Police Work in 2021: When You Don't Arrest Anyone, No One Gets Hurt

AP Photo/Ringo H.W. Chiu

It was a small story on a local news channel’s website, one that may not have attracted much interest. “Pursuit and Standoff in Valley Village Ends Without Suspect in Custody,” read the August 8 headline from CBSN Los Angeles.


This seemed odd. How, I wondered, did the suspect give the cops the slip when he was surrounded and with a police helicopter overhead? I gave the story a click, and here it is, in its entirety:

A vehicle that nearly hit an LAPD cruiser close to the intersection of Lankershim and Burbank Boulevards led police in a pursuit and eventually a standoff at a Valley Village used car dealership.

The suspect pulled into Boktor Motors, located on the corner of Riverside Drive and Colfax Avenue, where he exited his vehicle, threw a traffic cone at officers. He then took off shirt and began doing pushups, before getting up and fidgeting with one of the cars on the lot.

Eventually, the man disappeared into the back of the car dealership. After a time, police left without the suspect.

LAPD told CBSLA that they determined there was no threat to the public and decided to clear the scene without the suspect in custody.

In other words, the cops just gave up, apparently leaving the employees of the car dealership to their own devices should the suspect emerge from his hiding place.

Impossible, you say. They wouldn’t just skedaddle like that, not with a felony suspect hiding somewhere nearby, would they? They would, and they did.

This is not an aberration, apparently. This week a similar incident happened, and though it wasn’t reported in the media, I heard all the details from someone who was there.


On Tuesday morning in downtown Los Angeles, a man in a stolen U-Haul truck led police on a pursuit before abandoning the truck and running off. He climbed to the roof of a business, stripped down to his underwear, and for the next two hours he scampered among several adjoining rooftops, ripped power lines from the buildings, and did damage to the roofs themselves. Some of the buildings were left without power, and the adjacent businesses had to be evacuated lest the suspect drop through a skylight.

Police crisis negotiators were called to the scene, but they were unable to persuade the man to come down. The police, it seemed, would have to go up and get him.

Not really, as it turned out. The senior LAPD officer at the scene was the captain of Central Division, and he announced to the gathered officers that, per the instructions of the Central Bureau deputy chief, they would not in fact go up and get the man. They would, like the officers had done at the car dealership the previous week, skedaddle.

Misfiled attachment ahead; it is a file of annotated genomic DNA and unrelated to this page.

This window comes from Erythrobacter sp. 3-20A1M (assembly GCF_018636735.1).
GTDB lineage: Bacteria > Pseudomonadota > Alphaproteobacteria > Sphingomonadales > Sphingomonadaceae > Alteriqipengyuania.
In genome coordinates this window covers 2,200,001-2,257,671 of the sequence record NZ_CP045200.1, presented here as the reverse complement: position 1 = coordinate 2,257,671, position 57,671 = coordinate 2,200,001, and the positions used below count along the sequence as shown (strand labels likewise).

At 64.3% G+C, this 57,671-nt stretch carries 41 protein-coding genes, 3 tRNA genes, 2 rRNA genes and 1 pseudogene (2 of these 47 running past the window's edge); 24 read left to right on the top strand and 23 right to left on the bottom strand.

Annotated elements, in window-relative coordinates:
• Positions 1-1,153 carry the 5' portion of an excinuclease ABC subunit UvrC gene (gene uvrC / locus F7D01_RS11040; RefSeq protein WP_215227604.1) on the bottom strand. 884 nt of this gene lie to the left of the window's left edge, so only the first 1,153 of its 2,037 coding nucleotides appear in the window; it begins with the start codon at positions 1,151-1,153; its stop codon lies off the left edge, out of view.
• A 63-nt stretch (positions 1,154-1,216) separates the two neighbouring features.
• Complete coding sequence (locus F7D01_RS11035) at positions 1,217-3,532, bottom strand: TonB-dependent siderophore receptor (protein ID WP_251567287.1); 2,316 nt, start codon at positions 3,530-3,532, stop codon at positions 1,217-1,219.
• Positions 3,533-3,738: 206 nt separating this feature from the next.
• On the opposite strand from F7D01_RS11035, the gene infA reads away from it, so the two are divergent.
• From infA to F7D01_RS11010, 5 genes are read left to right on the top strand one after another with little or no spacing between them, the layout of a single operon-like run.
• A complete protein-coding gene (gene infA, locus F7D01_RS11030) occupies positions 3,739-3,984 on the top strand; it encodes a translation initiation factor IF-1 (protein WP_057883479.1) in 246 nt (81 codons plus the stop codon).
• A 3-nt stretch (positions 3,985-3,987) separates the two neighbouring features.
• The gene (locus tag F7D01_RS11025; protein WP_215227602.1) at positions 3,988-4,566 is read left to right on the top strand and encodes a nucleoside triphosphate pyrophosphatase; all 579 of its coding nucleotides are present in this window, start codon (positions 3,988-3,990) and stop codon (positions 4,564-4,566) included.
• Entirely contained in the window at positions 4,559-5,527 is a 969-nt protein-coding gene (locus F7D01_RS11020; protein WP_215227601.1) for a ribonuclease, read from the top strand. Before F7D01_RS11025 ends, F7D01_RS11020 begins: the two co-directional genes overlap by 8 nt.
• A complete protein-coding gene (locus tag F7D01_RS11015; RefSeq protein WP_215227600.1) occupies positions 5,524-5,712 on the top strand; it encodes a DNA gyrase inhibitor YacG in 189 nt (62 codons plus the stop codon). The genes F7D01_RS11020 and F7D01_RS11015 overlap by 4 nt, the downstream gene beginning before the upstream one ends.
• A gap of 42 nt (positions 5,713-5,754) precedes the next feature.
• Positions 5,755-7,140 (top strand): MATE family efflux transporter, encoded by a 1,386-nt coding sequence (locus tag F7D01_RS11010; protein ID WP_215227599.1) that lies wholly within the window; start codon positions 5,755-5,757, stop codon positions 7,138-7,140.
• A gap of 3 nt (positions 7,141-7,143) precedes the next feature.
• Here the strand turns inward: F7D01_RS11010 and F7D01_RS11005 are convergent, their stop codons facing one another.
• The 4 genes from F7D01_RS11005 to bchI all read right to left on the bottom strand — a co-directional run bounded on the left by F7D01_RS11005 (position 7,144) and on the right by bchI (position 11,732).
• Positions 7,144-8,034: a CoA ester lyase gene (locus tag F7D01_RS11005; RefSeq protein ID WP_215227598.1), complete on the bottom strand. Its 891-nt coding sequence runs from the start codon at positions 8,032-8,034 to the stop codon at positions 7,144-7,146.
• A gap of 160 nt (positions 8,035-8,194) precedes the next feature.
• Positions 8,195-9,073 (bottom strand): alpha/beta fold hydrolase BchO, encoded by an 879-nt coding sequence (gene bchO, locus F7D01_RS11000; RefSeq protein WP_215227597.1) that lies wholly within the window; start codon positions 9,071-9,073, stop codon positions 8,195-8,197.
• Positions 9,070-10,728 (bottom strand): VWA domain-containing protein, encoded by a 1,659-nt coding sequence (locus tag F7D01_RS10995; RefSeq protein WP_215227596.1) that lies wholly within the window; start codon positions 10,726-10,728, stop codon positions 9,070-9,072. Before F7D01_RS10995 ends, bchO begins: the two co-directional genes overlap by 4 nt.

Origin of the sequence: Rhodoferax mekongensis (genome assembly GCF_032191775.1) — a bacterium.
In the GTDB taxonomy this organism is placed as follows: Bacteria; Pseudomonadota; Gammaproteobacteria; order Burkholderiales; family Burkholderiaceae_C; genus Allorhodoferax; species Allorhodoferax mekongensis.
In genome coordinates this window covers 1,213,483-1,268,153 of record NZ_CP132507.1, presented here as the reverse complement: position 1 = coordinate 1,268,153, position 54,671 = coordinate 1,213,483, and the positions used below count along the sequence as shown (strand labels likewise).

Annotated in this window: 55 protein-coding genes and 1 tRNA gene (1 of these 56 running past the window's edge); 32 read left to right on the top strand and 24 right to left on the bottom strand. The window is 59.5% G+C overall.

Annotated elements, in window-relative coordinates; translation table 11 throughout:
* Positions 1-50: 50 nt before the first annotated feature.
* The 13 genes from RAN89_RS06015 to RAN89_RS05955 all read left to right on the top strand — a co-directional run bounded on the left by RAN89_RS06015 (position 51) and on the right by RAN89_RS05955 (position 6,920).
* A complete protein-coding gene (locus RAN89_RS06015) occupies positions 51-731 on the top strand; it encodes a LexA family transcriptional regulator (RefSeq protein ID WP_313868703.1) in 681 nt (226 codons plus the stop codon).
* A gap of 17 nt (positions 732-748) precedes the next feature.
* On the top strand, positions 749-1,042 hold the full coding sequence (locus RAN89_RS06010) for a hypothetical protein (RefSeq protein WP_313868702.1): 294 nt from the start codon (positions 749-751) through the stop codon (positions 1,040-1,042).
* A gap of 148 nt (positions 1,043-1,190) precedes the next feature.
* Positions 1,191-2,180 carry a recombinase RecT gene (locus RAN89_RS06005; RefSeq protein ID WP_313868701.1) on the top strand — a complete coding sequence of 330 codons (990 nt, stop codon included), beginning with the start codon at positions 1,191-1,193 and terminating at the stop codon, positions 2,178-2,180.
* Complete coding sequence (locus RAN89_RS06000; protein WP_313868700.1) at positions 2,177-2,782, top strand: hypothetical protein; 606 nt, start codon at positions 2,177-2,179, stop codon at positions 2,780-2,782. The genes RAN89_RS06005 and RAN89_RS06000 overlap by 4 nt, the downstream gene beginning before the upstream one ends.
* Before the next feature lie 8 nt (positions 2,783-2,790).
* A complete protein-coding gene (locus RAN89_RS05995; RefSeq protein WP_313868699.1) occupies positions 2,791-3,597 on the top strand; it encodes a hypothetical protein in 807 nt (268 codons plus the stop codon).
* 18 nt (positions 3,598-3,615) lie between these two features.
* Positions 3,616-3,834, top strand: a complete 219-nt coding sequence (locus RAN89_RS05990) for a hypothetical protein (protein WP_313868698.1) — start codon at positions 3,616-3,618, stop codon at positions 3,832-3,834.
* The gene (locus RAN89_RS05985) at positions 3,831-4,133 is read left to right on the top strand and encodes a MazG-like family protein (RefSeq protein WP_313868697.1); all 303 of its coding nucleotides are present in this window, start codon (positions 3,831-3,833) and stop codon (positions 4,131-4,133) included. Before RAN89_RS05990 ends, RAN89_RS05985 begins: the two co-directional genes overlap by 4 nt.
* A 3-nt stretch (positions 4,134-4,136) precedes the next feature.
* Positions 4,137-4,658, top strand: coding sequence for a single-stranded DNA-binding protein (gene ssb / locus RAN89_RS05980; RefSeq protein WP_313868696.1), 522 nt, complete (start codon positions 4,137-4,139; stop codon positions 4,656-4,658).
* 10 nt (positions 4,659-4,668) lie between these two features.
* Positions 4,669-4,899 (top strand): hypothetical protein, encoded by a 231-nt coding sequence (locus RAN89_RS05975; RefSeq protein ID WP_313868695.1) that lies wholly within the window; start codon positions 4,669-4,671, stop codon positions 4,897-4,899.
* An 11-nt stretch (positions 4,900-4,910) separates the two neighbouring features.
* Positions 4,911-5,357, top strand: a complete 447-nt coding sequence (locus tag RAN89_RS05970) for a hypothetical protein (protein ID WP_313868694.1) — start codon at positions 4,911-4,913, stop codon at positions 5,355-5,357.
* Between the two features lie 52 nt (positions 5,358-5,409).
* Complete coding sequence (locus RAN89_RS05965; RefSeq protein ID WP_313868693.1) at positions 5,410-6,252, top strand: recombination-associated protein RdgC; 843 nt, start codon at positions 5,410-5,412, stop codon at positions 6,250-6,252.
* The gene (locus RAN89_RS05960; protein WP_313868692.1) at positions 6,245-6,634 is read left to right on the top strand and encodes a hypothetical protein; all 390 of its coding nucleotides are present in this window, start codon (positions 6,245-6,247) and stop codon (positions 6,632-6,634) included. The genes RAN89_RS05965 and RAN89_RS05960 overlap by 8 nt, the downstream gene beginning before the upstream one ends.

But unlike the suspect at the car dealership, this one wasn’t even hiding. He was right up there on the roof in plain view of the officers in a circling helicopter. All it would take was a ladder and a few cops willing to go up and take care of business. That’s what cops do, or at least they used to.

Yes, the police left, leaving the man to come down at his leisure and disappear, and the hell with the stolen truck and the damage and disruption to five separate businesses. That’s police work in 2021, not just in Los Angeles, but all across the country. “Could be dangerous,” goes the thinking, “we’d better not.”


And when the call to retreat came, the frustration among the cops must have been tempered with relief. They knew if they went up to the roof there was a good chance they would have to fight the suspect to get him into handcuffs, and this is of course frowned upon these days. If things didn’t go precisely by the book (and they never do), if they had injured the suspect in the fracas, they would have been endlessly second-guessed by that same captain and the deputy chief and everyone else in the chain of command, right up to the chief and the police commission, all of whom perform their duties in the comfort of their air-conditioned offices.

Perhaps you think I’m being unfair to the brass, but consider the recent woes of an LAPD officer who, after going in pursuit of a suspect who minutes earlier had tried to murder a fellow officer — in the lobby of the police station — was found to have used excessive force while arresting him. Did he shoot the suspect unnecessarily? Did he choke him? Did he beat him senseless with a baton? No, he hit the suspect with his fist and forearm. Keep in mind that the suspect had fled the police station after wrestling with a cop, taking his gun from him and trying to shoot him with it. He then exchanged gunfire with another cop before speeding off in his truck.

Officers were pursuing the man through the streets of San Pedro when he abruptly stopped and started to walk away from the truck. One can understand the desire among these officers that they not have their guns wrestled away as their colleague’s had been, but one of them, say LAPD chief Michel Moore and the police commission, was too vigorous in his application of the rough stuff and must be punished.


And there you have it, the current state of police work in America summed up in three Los Angeles incidents. When you just let the crooks get away, no one gets hurt, there’s none of that pesky paperwork to fill out, and there’s no uproar in the media. Everyone’s happy, right? Good luck, America.

Related: Even the Left Is Mad About Biden’s Anti-Crime Speech


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